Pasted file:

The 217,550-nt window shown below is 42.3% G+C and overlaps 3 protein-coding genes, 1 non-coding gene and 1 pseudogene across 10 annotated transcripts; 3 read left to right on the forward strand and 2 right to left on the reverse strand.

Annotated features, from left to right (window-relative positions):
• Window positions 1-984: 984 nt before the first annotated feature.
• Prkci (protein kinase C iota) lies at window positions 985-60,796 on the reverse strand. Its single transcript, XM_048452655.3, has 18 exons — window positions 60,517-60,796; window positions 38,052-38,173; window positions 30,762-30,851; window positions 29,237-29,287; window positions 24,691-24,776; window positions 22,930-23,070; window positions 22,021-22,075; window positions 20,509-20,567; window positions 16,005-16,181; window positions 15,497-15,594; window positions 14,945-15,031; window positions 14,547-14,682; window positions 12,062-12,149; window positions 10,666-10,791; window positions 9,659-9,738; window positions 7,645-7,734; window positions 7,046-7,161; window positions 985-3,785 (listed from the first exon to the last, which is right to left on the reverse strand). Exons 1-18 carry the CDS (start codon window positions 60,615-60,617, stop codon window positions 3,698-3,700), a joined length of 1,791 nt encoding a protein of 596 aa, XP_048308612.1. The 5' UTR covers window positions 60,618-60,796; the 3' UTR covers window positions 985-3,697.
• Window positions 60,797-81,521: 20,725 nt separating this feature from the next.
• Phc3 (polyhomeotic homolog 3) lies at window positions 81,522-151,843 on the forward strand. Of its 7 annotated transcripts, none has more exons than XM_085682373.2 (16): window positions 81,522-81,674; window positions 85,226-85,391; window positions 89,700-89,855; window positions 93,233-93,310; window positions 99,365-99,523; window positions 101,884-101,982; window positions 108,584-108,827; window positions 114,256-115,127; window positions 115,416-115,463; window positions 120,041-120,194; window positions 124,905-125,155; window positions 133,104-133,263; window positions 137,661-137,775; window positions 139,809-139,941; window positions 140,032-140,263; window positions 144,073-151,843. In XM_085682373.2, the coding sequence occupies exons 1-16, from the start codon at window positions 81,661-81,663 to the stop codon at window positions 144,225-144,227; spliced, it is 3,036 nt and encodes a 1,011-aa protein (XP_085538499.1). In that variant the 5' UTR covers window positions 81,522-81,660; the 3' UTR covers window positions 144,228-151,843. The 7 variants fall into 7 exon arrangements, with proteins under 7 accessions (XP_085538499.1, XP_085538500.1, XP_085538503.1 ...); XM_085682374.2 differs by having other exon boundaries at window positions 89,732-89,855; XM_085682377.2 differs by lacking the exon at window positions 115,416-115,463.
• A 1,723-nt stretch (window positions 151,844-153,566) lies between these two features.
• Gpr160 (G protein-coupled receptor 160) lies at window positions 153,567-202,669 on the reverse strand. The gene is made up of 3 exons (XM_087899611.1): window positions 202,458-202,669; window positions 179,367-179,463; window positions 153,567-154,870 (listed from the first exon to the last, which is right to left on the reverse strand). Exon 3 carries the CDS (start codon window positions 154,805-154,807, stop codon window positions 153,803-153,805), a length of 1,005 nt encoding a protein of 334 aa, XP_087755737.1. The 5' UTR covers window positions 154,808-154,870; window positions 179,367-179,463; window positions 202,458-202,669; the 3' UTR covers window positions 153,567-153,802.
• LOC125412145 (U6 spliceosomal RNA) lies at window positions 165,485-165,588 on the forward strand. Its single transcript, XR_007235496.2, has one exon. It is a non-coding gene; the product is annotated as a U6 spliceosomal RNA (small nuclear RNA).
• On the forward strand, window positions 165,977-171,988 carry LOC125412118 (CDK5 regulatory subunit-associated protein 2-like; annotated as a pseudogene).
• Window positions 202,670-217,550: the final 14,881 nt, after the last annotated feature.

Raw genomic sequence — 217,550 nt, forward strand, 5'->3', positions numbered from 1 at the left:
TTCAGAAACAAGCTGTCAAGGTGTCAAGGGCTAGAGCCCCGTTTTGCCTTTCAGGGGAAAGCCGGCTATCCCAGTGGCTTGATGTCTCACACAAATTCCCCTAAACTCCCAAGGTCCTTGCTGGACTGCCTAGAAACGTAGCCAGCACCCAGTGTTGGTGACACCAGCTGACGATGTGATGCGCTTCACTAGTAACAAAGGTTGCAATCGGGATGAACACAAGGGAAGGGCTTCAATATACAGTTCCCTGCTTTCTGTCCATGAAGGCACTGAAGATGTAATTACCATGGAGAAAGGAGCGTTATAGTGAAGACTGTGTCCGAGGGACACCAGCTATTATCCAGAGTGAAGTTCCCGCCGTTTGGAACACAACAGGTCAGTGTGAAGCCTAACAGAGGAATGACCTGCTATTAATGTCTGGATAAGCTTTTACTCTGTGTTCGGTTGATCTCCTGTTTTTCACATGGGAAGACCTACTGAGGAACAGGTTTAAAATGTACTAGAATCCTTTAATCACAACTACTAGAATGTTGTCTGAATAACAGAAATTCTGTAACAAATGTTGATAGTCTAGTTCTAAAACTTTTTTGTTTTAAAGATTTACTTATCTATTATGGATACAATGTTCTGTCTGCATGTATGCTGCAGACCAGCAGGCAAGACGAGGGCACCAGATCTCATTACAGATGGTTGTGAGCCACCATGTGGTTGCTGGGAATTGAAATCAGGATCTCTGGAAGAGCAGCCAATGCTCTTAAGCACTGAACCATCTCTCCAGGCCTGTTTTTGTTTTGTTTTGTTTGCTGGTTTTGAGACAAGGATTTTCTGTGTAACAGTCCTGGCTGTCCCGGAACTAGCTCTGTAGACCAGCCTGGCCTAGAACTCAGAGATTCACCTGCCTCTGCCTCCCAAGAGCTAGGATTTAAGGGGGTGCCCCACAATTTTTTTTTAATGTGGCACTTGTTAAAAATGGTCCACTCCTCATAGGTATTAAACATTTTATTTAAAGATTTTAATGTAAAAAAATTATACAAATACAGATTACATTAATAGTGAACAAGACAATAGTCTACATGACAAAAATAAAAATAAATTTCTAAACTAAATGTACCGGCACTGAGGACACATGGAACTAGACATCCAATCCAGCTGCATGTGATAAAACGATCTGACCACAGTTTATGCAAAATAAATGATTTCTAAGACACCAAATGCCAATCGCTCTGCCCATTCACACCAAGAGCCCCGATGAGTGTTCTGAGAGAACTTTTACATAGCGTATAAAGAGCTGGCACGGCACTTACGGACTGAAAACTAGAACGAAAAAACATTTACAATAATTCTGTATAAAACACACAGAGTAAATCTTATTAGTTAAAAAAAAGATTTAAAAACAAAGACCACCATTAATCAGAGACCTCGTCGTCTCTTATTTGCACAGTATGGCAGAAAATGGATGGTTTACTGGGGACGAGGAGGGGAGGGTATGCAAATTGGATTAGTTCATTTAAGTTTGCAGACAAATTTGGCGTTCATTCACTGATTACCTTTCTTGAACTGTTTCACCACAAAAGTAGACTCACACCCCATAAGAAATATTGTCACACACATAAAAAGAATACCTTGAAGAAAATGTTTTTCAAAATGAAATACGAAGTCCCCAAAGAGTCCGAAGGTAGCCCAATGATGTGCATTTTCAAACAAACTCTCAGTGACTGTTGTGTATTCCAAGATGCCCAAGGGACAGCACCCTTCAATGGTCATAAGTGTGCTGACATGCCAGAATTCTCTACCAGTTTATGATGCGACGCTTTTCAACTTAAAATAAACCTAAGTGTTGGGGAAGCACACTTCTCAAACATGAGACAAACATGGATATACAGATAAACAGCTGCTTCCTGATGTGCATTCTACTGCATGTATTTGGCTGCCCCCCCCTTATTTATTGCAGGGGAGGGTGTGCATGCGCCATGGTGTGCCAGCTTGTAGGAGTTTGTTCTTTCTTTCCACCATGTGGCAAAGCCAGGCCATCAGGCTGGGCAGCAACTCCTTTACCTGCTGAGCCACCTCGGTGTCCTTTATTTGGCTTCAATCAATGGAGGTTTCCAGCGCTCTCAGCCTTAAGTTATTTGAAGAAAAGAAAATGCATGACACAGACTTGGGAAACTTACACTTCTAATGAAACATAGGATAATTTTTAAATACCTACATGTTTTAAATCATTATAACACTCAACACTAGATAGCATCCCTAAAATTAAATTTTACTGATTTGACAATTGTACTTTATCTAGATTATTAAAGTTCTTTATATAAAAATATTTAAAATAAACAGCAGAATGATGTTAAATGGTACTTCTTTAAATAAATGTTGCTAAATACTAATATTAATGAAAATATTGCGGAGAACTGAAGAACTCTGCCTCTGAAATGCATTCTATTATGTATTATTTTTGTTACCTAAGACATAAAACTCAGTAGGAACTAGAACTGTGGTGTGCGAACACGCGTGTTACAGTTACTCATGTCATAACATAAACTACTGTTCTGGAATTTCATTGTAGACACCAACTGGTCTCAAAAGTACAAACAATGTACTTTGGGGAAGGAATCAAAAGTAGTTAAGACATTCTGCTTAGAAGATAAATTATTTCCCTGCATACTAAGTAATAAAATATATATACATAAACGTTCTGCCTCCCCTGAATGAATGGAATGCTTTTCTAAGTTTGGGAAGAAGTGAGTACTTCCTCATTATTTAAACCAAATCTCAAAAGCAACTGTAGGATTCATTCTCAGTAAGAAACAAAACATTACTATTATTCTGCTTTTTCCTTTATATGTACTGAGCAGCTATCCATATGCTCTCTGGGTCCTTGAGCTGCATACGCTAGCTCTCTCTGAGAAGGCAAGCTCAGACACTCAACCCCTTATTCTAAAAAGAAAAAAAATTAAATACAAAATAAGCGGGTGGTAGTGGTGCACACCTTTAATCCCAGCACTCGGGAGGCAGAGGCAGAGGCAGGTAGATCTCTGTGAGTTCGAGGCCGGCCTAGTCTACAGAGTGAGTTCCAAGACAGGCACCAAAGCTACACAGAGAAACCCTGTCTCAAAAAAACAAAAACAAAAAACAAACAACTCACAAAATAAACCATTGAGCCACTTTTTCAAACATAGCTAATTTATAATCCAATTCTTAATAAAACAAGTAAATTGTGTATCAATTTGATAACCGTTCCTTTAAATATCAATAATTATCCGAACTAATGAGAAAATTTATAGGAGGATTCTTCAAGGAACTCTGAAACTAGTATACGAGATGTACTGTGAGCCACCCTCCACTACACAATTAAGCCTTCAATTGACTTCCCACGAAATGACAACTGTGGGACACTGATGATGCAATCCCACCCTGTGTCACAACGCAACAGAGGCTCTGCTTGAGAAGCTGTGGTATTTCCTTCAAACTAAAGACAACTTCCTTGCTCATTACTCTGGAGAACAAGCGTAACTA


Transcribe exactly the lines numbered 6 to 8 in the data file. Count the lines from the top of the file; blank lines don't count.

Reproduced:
• Phc3 (polyhomeotic homolog 3) lies at window positions 81,522-151,843 on the forward strand. Of its 7 annotated transcripts, none has more exons than XM_085682373.2 (16): window positions 81,522-81,674; window positions 85,226-85,391; window positions 89,700-89,855; window positions 93,233-93,310; window positions 99,365-99,523; window positions 101,884-101,982; window positions 108,584-108,827; window positions 114,256-115,127; window positions 115,416-115,463; window positions 120,041-120,194; window positions 124,905-125,155; window positions 133,104-133,263; window positions 137,661-137,775; window positions 139,809-139,941; window positions 140,032-140,263; window positions 144,073-151,843. In XM_085682373.2, the coding sequence occupies exons 1-16, from the start codon at window positions 81,661-81,663 to the stop codon at window positions 144,225-144,227; spliced, it is 3,036 nt and encodes a 1,011-aa protein (XP_085538499.1). In that variant the 5' UTR covers window positions 81,522-81,660; the 3' UTR covers window positions 144,228-151,843. The 7 variants fall into 7 exon arrangements, with proteins under 7 accessions (XP_085538499.1, XP_085538500.1, XP_085538503.1 ...); XM_085682374.2 differs by having other exon boundaries at window positions 89,732-89,855; XM_085682377.2 differs by lacking the exon at window positions 115,416-115,463.
• A 1,723-nt stretch (window positions 151,844-153,566) lies between these two features.
• Gpr160 (G protein-coupled receptor 160) lies at window positions 153,567-202,669 on the reverse strand. The gene is made up of 3 exons (XM_087899611.1): window positions 202,458-202,669; window positions 179,367-179,463; window positions 153,567-154,870 (listed from the first exon to the last, which is right to left on the reverse strand). Exon 3 carries the CDS (start codon window positions 154,805-154,807, stop codon window positions 153,803-153,805), a length of 1,005 nt encoding a protein of 334 aa, XP_087755737.1. The 5' UTR covers window positions 154,808-154,870; window positions 179,367-179,463; window positions 202,458-202,669; the 3' UTR covers window positions 153,567-153,802.